In March, Uber lost a court battle to stop TfL from imposing stricter English reading and writing standards on private hire drivers.
“Taxify is a fully compliant ride-hailing technology provider, already operating in 19 other countries and major European cities, where it is successfully delivering a new competitive ride-hailing platform to the benefit of both customers and drivers… Taxify is not a licensed private hire operator and is not licensed to accept private-hire bookings in London”.
The company said in a statement that it had “temporarily stopped operations to clarify its legal position with the regulator and reach a resolution so that services can return to normal”.
Global ride-hailing provider Taxify has been forced to stop its operations in London, at the behest of TfL. To launch its service to London customers, the business purchased a TfL licensed operator, running Taxify as a technology platform directing bookings to City Drive Services registered drivers.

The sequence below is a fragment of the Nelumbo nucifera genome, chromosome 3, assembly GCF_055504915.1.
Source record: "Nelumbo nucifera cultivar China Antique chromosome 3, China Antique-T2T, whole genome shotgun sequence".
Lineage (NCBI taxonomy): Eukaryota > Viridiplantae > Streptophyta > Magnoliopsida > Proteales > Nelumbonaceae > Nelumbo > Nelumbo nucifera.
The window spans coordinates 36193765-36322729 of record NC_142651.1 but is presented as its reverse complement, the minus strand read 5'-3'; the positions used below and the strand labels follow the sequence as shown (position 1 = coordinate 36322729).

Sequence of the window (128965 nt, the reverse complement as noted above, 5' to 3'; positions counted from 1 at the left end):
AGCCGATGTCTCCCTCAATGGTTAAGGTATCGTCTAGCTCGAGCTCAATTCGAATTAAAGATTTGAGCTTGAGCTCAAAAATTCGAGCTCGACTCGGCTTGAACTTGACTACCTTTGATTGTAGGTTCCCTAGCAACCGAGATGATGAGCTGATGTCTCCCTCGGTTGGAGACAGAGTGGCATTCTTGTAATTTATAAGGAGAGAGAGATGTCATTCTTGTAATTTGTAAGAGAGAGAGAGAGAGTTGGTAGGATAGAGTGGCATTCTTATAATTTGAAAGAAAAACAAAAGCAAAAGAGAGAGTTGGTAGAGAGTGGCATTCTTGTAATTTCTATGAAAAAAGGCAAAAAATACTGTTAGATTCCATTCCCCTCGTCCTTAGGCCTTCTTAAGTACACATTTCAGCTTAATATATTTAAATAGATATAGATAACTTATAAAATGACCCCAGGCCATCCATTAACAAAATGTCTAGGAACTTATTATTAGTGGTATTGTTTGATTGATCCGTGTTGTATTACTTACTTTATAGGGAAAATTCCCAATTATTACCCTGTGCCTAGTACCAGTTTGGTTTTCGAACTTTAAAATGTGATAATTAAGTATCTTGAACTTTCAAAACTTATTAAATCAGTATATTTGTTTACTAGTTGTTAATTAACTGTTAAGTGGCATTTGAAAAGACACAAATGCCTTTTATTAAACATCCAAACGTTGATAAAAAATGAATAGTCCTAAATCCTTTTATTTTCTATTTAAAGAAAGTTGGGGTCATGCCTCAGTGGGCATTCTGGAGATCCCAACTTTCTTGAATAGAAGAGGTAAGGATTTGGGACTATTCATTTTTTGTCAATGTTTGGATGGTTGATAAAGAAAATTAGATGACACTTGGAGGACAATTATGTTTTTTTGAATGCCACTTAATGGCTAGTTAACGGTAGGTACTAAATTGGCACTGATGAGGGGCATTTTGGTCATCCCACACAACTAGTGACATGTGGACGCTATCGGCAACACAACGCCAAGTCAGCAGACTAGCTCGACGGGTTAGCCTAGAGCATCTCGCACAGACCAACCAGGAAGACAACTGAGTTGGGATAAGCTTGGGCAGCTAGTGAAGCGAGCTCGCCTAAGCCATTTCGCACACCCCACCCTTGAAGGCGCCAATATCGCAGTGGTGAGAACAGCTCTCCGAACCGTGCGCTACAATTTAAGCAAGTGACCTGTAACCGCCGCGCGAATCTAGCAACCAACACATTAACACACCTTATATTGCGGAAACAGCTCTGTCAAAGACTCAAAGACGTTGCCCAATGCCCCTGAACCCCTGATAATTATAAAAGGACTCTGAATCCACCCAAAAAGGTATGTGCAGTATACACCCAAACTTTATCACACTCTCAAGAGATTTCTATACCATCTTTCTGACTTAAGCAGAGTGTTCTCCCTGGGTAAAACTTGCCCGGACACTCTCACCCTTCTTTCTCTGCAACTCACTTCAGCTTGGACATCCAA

The CEO of the company, Markus Villig explained that although Taxify itself isn’t licensed, it has bought a cab company called City Drive Services which has a licence for another two years.
TfL said in a statement: “The law requires private hire bookings to be taken by licensed private hire operators at a licensed premises, with appropriate record keeping”.
Taxify launched its London ride-hailing service on Tuesday, with more 3,000 drivers signed up, 7,000 drivers due to be on-boarded and over 30,000 customers downloading the app in the first three days.
“As per your agreement and contract you are not employed by Taxify“.
“The decision to acquire an operator and not advise Transport for London (TfL) of a fundamental change to licencing conditions seems incompatible with the law”, GMB’s Steve Garelick wrote in the letter.
Transport for London said the controversial Uber rival did not have the proper private hire licences to operate within the city.